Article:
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Ironic Contradictions

I'm a long time reader - since way back when I was seven. That makes it over three quarters of my life that I will be a reader for. But it is worth it. When I'm not reading or wasting my time online on here or Goodreads I'll be off playing video games, studying teaching and messing around with friends and pop culture. Or reading some more.
Birthday letters - Ted Hughes Ted Hughes wrote Birthday Letters across his life and published it shortly before his death. Ted Hughes and Sylvia Plath had once been married and divorced before Plath committed suicide. This anthology of poetry is as a result a collection of poems addressing Plath as 'you' like a letter, a response to her Ariel (as seen in the references to 'ariel' and 'bees' in various poems. One problem of criticism of the poetry however, is a criticism that haunts many books unfairly. That this is merely about Plath and Hughes relationship and can only be enjoyed, or has only been successful due to the 'inside glimpse' at a fascinating character of literary fame. However I personally dislike labels for anything and to put this anthology into a box as 'merely about Plath' limits the potency of each poem. I cannot deny that they focus on Plath but that said, as poems they are brilliant on their own.

Take the following extract from The Blue Flannel Suit as an example of the simple elegance of Hughes' work.

"What assessors
Waited to see you justify the cost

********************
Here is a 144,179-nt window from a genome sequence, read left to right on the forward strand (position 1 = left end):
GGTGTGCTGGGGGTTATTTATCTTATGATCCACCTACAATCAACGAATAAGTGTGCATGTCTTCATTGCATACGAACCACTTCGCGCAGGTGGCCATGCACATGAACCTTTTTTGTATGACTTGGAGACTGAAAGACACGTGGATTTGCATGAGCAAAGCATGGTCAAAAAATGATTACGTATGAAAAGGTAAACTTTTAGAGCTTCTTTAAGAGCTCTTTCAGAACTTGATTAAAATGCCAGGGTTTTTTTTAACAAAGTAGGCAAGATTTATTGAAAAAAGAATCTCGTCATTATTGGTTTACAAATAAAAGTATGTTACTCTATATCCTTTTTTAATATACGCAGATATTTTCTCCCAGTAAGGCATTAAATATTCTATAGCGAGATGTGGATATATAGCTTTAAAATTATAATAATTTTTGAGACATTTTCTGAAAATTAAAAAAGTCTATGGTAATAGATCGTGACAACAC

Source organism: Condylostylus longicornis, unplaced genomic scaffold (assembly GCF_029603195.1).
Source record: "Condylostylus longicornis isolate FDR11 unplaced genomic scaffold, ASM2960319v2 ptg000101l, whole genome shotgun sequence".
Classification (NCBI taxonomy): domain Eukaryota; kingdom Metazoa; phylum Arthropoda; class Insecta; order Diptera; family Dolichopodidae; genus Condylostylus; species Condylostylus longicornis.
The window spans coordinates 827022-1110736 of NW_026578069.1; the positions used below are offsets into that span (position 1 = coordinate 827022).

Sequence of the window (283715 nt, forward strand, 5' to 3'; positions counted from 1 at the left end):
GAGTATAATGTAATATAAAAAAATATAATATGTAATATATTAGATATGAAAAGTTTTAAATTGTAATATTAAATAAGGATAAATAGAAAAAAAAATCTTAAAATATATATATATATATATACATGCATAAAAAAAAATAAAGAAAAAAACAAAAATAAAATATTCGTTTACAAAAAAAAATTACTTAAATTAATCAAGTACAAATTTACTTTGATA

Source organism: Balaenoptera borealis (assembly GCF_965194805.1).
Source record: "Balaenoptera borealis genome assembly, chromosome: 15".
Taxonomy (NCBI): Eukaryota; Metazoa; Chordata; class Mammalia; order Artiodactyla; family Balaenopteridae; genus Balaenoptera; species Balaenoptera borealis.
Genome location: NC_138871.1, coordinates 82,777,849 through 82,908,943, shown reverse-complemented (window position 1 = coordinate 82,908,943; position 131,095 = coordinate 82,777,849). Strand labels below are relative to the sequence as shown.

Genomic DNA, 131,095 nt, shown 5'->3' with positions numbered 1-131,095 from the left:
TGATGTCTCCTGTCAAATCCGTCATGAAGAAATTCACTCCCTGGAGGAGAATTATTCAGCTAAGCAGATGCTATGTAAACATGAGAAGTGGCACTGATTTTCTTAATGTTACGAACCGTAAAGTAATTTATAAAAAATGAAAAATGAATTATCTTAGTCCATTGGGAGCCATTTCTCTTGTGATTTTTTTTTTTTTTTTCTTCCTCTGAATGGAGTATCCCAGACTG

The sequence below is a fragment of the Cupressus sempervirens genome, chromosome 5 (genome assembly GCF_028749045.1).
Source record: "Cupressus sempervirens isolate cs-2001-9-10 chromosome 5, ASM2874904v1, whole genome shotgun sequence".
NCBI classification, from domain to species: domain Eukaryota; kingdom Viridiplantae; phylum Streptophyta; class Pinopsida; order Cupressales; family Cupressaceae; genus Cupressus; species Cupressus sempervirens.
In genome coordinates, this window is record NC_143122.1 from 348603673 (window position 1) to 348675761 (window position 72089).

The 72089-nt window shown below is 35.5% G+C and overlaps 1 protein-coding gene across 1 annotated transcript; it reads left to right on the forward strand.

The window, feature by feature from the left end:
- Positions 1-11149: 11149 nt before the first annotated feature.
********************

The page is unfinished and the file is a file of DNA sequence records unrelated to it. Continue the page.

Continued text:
And redeem their gamble. What a furnace
Of eyes waited to prove your metal. I watched
The strange dummy stiffness, the misery,
Of your blue flannel suit, its straitjacket, ugly
Half-approximation to your idea
Of the properties you hoped to ease into,
And your horror in it. And the tanned
Almost green undertinge of your face
Shrunk to its wick, your scar lumpish, your plaited
Head pathetically tiny."


I particularly love the virtuosity of the above poem. The phrasing of "what a furnace / Of eyes waited to prove your metal" in this particular poem is particularly fascinating. The imagery is vibrant and evocative while also dissociative. A reader would not normally link furnaces and eyes but in the way Hughes does this it makes you think about the heated stares, the molten emotion of those eyes looking to find fault.

Each poem is individual and addresses different elements of daily life with Plath or who Plath was as a woman. Yet each poem fits neatly into the anthology as part of a whole. I have not read any other anthology that maintains such a constant style, as I mentioned while reading there is a unique symmetry in this poetry.

I am a fan of various mythologies and references to those mythologies litter Hughes' work here. The Minotaur is only one of those and uses mythology to refer to the breakdown of their marriage:

"The bloody end of the skein
That unravelled your marriage,
Left your children echoing
Like tunnels in a labyrinth."


That poem speaks for itself, as does this from The Badlands:

"Right across America
We went looking for you. Lightning
Had ripped your clothes off
And signed your cheekbone. It came
Out of the sun's explosion
Over Hiroshima, Nagasaki,
As along the ridge of a mountain
Under the earth, and somehow
Through death-row and the Rosenbergs.
They took the brunt of it."


On the whole while I may have liked several poems more than others (The Badlands, The Blue Flannel Suit, The Moonwalk, The Rabbit Catcher and The Minotaur for example) I found this to be a great whole collection of poetry. There were no obvious flawed poems to say the least. I certainly recommend this as one of the better poetry collections I have read. And I would finish by noting that it certainly does not deserve to be passed off as 'merely talking about Sylvia'. It is a magnificent work of planned and lyrical poetry.